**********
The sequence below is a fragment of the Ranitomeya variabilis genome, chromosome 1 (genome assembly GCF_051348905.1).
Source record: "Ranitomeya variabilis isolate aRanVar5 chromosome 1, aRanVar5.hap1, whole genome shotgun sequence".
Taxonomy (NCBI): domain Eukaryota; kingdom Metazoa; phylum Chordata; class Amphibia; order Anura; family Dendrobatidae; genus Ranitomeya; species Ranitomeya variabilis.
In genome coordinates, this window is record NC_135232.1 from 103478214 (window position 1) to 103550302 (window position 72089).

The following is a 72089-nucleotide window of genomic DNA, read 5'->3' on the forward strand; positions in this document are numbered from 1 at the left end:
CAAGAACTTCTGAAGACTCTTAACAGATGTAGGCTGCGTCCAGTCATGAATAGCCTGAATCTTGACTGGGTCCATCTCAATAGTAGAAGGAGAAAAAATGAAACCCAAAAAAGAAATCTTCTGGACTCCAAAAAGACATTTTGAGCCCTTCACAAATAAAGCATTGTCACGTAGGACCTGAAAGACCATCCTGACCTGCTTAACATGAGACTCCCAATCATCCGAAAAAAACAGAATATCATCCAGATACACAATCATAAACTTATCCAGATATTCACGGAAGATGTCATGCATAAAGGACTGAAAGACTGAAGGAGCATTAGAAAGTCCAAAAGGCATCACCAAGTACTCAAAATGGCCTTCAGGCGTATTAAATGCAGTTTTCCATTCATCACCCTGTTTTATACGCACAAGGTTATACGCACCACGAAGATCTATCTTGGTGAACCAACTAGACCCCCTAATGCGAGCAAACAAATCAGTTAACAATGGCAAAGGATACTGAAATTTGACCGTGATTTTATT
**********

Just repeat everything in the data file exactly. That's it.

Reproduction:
The sequence below is a fragment of the Ranitomeya variabilis genome, chromosome 1 (genome assembly GCF_051348905.1).
Source record: "Ranitomeya variabilis isolate aRanVar5 chromosome 1, aRanVar5.hap1, whole genome shotgun sequence".
Taxonomy (NCBI): domain Eukaryota; kingdom Metazoa; phylum Chordata; class Amphibia; order Anura; family Dendrobatidae; genus Ranitomeya; species Ranitomeya variabilis.
In genome coordinates, this window is record NC_135232.1 from 103478214 (window position 1) to 103550302 (window position 72089).

The following is a 72089-nucleotide window of genomic DNA, read 5'->3' on the forward strand; positions in this document are numbered from 1 at the left end:
CAAGAACTTCTGAAGACTCTTAACAGATGTAGGCTGCGTCCAGTCATGAATAGCCTGAATCTTGACTGGGTCCATCTCAATAGTAGAAGGAGAAAAAATGAAACCCAAAAAAGAAATCTTCTGGACTCCAAAAAGACATTTTGAGCCCTTCACAAATAAAGCATTGTCACGTAGGACCTGAAAGACCATCCTGACCTGCTTAACATGAGACTCCCAATCATCCGAAAAAAACAGAATATCATCCAGATACACAATCATAAACTTATCCAGATATTCACGGAAGATGTCATGCATAAAGGACTGAAAGACTGAAGGAGCATTAGAAAGTCCAAAAGGCATCACCAAGTACTCAAAATGGCCTTCAGGCGTATTAAATGCAGTTTTCCATTCATCACCCTGTTTTATACGCACAAGGTTATACGCACCACGAAGATCTATCTTGGTGAACCAACTAGACCCCCTAATGCGAGCAAACAAATCAGTTAACAATGGCAAAGGATACTGAAATTTGACCGTGATTTTATT